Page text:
The second day of high-level talks between the United States and China concluded Thursday in Beijing and the two sides appeared to make little headway on a range of security and economic issues.
The annual U.S-China Strategic and Economic Dialogue gives both countries an opportunity to talk about bilateral relations.
At a news conference, Secretary of State John Kerry affirmed the U.S. commitment to good relations with China.
“The U.S and China are committed to a new model of relations based on practical cooperation and constructive management of differences,” said Kerry.
Kerry said he only learned of an attempt by Chinese hackers to gain access to government personnel files after the conclusion of his meetings with Chinese leaders. He said no sensitive information appears to have been compromised in the hacking attacks, but said he had “frank” discussions with Chinese leaders on cyber security.
Kerry said U.S. officials were able to find common ground with Beijing on several issues, including nuclear non-proliferation, the importance of the rule of law, the rise in tensions with China's neighbors and in-depth discussions on military to military talks. But he provided few details.
The highest profile agreement to come out of the talks was a series of deals on climate change. The partnership pacts involved companies and research organizations and the sharing of clean coal and carbon capture technologies.
On Thursday China State Councilor Yang Jiechi said that building better ties requires mutual respect.
He said creating a new relationship model between China and the United States requires us to respect each other, treat each other with sincerity, correctly view each other's strategic intentions, and avoid strategic misjudgment.
Thursday's talks began with a breakfast that included entrepreneurs from the United States and China.
At a time when there are continuing tensions between the two nations, many see economic cooperation as a key opportunity.
U.S. Treasury Secretary Jack Lew addressed the gathering, saying, "Today strengthening the commercial relationships remains an important test ahead of us. It's a way to create economic growth and jobs in our two countries and it's a way to help drive the global economy forward."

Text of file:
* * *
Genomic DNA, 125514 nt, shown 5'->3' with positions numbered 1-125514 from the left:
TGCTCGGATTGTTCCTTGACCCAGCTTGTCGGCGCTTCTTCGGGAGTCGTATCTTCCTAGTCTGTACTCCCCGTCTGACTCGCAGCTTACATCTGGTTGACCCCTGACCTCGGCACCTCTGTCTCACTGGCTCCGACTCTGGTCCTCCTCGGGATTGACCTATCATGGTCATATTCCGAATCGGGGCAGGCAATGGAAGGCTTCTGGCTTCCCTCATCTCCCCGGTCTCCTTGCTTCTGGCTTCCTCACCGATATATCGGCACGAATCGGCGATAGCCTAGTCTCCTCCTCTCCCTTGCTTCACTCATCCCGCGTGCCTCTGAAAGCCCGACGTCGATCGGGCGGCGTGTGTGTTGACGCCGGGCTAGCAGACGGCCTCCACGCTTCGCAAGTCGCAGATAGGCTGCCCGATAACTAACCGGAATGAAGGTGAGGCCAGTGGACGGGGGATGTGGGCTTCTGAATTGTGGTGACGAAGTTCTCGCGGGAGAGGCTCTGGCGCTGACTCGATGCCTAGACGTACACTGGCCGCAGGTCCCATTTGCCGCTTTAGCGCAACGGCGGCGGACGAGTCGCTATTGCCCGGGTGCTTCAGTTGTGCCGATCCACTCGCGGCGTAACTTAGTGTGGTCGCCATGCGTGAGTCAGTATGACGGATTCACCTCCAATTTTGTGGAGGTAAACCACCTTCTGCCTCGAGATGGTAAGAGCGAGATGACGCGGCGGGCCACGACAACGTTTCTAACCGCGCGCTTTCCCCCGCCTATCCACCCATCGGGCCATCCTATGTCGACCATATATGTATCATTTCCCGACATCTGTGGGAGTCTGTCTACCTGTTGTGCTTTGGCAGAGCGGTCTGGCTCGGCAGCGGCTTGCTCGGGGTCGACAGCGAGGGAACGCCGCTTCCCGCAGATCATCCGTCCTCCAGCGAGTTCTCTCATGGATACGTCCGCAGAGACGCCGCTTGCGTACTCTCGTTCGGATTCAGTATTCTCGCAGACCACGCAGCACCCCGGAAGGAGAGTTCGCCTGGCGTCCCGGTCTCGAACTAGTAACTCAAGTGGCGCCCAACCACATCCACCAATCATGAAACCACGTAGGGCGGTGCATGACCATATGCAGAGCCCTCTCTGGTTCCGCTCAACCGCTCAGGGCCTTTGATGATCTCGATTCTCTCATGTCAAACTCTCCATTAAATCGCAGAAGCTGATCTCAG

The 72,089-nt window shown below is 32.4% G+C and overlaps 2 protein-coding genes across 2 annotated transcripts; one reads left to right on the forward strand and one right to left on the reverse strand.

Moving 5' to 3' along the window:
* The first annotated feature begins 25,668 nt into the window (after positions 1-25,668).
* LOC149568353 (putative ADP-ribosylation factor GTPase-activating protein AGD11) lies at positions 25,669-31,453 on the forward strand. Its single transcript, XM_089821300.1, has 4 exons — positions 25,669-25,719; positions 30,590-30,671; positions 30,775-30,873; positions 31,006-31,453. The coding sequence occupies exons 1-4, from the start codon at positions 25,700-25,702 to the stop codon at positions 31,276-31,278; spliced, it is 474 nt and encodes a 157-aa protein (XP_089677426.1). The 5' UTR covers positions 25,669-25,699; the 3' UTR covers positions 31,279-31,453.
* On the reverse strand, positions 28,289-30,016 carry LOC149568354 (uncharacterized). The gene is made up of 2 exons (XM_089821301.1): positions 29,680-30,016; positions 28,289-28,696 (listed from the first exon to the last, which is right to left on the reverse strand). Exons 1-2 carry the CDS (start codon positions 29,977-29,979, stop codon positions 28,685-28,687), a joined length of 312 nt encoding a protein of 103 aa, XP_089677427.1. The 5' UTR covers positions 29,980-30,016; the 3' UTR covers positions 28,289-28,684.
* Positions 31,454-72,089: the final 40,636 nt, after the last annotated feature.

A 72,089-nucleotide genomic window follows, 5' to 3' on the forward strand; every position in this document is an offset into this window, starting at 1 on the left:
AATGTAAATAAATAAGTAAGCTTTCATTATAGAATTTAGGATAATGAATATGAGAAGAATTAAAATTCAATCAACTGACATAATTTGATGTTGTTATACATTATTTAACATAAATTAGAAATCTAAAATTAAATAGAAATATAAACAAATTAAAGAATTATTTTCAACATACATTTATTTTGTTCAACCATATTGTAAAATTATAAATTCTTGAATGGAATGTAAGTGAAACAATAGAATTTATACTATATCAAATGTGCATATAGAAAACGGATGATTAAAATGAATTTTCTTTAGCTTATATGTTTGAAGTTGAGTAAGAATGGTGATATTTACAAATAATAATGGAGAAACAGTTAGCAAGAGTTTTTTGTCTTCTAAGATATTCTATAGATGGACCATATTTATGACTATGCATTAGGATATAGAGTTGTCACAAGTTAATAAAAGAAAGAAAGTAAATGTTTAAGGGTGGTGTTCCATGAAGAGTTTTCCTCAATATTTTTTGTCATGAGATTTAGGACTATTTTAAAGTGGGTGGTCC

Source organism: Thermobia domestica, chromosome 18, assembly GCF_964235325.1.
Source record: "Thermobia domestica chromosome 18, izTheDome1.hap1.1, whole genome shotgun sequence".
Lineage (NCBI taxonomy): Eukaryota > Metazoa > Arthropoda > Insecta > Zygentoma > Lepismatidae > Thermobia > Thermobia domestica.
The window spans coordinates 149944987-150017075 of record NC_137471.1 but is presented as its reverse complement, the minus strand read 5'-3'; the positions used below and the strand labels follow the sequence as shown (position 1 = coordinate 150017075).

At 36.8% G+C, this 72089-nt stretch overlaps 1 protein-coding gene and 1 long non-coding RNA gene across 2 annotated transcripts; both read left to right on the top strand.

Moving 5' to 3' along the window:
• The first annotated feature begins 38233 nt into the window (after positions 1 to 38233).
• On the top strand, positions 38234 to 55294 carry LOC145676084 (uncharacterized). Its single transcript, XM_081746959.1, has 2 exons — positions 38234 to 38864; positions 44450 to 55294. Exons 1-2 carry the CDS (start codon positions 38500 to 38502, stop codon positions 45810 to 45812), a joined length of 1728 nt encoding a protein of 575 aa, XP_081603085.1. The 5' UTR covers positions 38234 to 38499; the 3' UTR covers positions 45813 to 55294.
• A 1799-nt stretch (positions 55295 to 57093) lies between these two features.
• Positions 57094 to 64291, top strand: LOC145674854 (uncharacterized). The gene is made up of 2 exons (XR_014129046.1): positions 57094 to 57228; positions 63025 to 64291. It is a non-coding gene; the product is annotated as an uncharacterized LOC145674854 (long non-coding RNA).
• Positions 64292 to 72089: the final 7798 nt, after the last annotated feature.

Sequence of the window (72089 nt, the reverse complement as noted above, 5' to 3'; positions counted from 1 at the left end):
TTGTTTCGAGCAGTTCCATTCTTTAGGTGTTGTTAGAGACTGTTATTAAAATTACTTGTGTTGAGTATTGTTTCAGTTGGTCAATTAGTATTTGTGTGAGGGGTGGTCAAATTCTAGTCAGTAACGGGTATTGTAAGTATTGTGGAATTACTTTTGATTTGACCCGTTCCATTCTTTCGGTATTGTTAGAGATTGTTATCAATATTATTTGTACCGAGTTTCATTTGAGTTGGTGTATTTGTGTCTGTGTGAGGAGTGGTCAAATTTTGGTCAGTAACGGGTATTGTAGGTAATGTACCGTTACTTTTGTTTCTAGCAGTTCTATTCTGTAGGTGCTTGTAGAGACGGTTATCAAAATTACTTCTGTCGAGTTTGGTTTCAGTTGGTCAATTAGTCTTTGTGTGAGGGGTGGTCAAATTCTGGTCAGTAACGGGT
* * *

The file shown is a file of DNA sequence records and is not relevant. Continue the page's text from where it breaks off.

Following Thursday's meetings, Lew said China is committed to reducing market intervention and revaluation of its currency. He said steps also were taken towards the signing of a bilateral investment treaty.
The U.S. economy shrank in the first quarter of 2014 by 2.9 percent. China’s grew by 7.4 percent during the same period, but that is an 18-month low for the country. After the 2008 financial crisis, huge Chinese government stimulus spending boosted its economy and helped lift the rest of the world. But on Wednesday, Beijing’s finance minister said those spending measures are over, and it is up to the United States to drive the global economy.
Later on Thursday, Secretary of State John Kerry told a gathering that academic freedoms and independent news media are key issues in the relationship between Washington and Beijing.
"And it's a partnership that has the potential to be even stronger when we understand that academic freedom and free press are not barriers to greater exchanges between our people -- they are the drivers of a better understanding of those exchanges. The story of US-China relations really can be one of genuine cooperation, and frankly a spectacular accomplishment," said Kerry.
On Wednesday, a prominent Tibetan writer, Tsering Woeser, who has written about Tibetan rights issues, was placed under house arrest, after she had received an invitation to attend a dinner at the U.S. embassy while Secretary Kerry is in town. A spokesman for the state department said Kerry discussed human rights issues and the treatment of ethnic minorities in conversations with Chinese authorities.
Despite U.S. differences over China on these issues and increasing rivalry with China in economic power and military might, Kerry emphasized the potential for partnership between the two countries.
“We recognize the need to avoid falling into a trap of a zero-sum competition. And that recognition is now driving our partnership on issues like climate change, wildlife trafficking to Afghanistan, to peacefully solving the Iranian nuclear issue.”
China frequently has warned the United States against trying to “contain” its economic and diplomatic rise, and it views the U.S. “pivot” to Asia as part of a strategy of containment. U.S. officials routinely reject that characterization, and say they fully support the rise of a stable, peaceful and prosperous China.
During the annual talks, Beijing officials have insisted they are trying to find the right balance on advancing economic reforms, including exchange rate liberalization and market access.
The two days of talks are also focusing on other disputes, such as China's maritime disputes with its neighbors and U.S. concerns over China's human rights record.
At the first day of the dialogue Wednesday, Chinese President Xi Jinping emphasized cooperating, saying confrontation between the U.S. and China would "definitely be a disaster."
Kerry said the United States and China have the ability to find common ground. He said Washington is not trying to contain China, but hopes it becomes "peaceful, stable and prosperous."
Meanwhile, a writer who advocates human rights in Tibet says authorities have placed her and her husband under house arrest in Beijing for Kerry's visit.
Tsering Woeser was kept from attending a dinner to which she was invited by the U.S. embassy.
Woeser was given an International Women of Courage Award by the State Department last year. State Department spokeswoman Jen Psaki said officials are concerned by her reported house arrest and are looking into the matter.